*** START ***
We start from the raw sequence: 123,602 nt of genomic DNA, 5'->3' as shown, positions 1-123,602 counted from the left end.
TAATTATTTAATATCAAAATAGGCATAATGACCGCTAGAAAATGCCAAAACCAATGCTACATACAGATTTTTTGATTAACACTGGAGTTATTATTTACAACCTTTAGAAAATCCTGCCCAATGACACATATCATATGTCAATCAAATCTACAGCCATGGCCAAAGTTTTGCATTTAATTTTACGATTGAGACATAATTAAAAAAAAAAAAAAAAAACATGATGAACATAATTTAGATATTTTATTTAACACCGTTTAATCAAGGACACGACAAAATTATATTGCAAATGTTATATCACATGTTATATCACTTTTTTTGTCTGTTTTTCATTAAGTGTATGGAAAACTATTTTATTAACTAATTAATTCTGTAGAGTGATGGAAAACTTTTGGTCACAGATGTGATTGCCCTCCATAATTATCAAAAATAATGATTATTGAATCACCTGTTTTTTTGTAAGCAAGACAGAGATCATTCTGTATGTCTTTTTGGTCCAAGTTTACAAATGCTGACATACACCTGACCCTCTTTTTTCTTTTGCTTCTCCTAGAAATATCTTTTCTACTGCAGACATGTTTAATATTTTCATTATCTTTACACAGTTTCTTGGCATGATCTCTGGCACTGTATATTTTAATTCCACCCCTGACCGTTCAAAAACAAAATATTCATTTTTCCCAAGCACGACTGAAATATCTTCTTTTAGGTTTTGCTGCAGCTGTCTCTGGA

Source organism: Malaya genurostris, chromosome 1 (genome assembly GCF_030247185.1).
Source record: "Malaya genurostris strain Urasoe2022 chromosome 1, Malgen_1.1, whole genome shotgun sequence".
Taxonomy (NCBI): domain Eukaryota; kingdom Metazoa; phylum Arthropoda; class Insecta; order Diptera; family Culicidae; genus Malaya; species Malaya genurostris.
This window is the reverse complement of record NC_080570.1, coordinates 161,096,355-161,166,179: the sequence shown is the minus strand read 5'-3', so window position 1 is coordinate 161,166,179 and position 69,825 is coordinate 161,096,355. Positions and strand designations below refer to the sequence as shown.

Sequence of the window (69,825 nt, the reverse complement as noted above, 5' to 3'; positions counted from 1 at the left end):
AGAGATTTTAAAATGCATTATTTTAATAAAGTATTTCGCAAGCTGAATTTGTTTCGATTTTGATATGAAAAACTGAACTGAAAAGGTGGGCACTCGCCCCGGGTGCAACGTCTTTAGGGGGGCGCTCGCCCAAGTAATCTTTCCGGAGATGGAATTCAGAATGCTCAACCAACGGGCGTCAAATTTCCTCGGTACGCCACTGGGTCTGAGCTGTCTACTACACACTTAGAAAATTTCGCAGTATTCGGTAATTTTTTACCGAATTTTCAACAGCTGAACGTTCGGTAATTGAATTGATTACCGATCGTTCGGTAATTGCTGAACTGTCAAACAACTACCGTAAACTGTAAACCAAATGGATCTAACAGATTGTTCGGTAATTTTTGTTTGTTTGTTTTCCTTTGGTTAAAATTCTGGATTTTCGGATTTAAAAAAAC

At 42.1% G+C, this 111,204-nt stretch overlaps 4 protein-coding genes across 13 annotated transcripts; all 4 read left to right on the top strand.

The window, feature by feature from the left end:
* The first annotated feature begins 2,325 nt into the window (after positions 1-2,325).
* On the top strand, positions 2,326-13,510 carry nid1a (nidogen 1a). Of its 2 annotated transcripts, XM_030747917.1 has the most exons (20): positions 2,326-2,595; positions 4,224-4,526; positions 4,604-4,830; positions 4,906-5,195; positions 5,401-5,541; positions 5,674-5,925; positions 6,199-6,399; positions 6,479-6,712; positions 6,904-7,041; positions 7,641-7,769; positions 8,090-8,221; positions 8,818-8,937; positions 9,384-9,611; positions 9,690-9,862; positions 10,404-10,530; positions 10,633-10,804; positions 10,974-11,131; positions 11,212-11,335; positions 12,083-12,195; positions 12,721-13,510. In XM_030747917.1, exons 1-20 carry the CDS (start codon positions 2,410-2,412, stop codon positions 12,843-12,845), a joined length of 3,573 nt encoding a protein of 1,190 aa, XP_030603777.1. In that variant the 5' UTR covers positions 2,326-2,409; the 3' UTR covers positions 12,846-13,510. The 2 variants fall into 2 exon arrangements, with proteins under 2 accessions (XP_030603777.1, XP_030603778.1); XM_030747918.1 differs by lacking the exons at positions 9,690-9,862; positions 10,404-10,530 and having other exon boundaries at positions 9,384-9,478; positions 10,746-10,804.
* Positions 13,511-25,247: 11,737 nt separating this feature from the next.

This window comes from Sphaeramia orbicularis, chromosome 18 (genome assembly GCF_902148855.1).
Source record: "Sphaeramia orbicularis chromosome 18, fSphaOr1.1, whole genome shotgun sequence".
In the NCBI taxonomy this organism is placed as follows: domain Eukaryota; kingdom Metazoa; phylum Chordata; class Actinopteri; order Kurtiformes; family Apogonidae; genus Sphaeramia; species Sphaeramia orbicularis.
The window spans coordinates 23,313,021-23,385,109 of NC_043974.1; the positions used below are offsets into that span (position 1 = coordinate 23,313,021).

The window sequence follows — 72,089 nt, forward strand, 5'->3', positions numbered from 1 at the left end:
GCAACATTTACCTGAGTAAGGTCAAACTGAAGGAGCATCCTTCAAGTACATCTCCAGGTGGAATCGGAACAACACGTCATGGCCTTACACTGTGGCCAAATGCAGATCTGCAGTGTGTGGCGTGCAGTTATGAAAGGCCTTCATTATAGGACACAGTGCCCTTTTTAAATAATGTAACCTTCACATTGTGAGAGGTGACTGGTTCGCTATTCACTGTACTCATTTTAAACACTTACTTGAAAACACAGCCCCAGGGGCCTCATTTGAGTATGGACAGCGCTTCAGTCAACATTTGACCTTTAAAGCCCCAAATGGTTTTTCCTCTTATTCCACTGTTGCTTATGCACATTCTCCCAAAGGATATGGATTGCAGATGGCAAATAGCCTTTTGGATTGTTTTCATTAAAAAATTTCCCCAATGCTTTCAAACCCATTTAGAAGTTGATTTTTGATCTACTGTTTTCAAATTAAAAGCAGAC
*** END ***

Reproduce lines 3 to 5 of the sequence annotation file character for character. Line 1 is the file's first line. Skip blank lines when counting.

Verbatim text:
Source organism: Malaya genurostris, chromosome 1 (genome assembly GCF_030247185.1).
Source record: "Malaya genurostris strain Urasoe2022 chromosome 1, Malgen_1.1, whole genome shotgun sequence".
Taxonomy (NCBI): domain Eukaryota; kingdom Metazoa; phylum Arthropoda; class Insecta; order Diptera; family Culicidae; genus Malaya; species Malaya genurostris.